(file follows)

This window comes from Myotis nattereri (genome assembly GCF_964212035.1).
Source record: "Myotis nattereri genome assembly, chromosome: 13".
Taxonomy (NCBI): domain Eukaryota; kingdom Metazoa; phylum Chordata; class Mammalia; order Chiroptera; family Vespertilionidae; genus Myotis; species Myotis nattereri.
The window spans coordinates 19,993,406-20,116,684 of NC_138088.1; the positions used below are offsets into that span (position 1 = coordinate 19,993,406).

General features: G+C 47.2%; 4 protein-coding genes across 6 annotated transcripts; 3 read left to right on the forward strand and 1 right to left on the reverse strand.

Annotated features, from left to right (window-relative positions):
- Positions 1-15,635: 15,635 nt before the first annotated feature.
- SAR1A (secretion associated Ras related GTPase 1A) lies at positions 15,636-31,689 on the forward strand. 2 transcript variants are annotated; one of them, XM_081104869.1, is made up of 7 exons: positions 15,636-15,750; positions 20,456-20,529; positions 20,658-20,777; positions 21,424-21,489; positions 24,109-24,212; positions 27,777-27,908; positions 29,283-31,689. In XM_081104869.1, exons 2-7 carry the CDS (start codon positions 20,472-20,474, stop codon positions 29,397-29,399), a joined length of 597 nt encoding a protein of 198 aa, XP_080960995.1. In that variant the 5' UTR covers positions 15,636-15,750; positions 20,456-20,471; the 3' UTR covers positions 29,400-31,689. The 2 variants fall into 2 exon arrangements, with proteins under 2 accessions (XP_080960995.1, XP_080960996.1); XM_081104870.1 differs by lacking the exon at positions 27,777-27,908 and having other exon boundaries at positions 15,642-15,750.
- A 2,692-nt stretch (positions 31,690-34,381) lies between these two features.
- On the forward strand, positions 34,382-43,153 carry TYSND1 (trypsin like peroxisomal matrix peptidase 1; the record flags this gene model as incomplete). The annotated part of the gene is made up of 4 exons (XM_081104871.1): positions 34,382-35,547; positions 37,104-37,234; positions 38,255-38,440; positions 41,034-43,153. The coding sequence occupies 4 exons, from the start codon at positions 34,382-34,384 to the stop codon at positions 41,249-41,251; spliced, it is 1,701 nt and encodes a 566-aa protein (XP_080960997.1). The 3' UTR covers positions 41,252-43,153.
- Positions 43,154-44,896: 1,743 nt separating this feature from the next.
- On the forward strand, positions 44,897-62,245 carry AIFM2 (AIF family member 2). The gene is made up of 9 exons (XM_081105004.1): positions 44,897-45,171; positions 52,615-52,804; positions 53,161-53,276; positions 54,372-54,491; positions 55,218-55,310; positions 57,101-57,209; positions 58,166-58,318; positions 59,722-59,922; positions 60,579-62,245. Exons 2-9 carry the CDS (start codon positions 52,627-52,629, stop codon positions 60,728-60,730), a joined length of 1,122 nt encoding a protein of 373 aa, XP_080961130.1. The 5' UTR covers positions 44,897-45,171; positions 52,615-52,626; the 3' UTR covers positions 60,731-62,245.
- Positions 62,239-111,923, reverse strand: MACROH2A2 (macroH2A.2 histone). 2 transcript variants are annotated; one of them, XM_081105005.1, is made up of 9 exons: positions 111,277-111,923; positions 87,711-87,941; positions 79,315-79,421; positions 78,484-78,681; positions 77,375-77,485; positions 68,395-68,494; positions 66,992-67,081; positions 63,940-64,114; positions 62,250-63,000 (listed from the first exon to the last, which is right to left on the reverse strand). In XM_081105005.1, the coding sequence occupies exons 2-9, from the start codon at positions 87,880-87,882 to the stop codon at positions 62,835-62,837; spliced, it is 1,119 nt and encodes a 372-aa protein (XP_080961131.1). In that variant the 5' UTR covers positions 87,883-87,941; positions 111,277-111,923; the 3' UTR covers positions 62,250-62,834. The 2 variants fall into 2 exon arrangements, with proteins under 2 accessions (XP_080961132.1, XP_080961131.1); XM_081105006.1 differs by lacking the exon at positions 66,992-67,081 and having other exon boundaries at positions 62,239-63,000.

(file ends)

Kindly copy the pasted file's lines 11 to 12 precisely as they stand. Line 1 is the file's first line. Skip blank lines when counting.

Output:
- Positions 43,154-44,896: 1,743 nt separating this feature from the next.
- On the forward strand, positions 44,897-62,245 carry AIFM2 (AIF family member 2). The gene is made up of 9 exons (XM_081105004.1): positions 44,897-45,171; positions 52,615-52,804; positions 53,161-53,276; positions 54,372-54,491; positions 55,218-55,310; positions 57,101-57,209; positions 58,166-58,318; positions 59,722-59,922; positions 60,579-62,245. Exons 2-9 carry the CDS (start codon positions 52,627-52,629, stop codon positions 60,728-60,730), a joined length of 1,122 nt encoding a protein of 373 aa, XP_080961130.1. The 5' UTR covers positions 44,897-45,171; positions 52,615-52,626; the 3' UTR covers positions 60,731-62,245.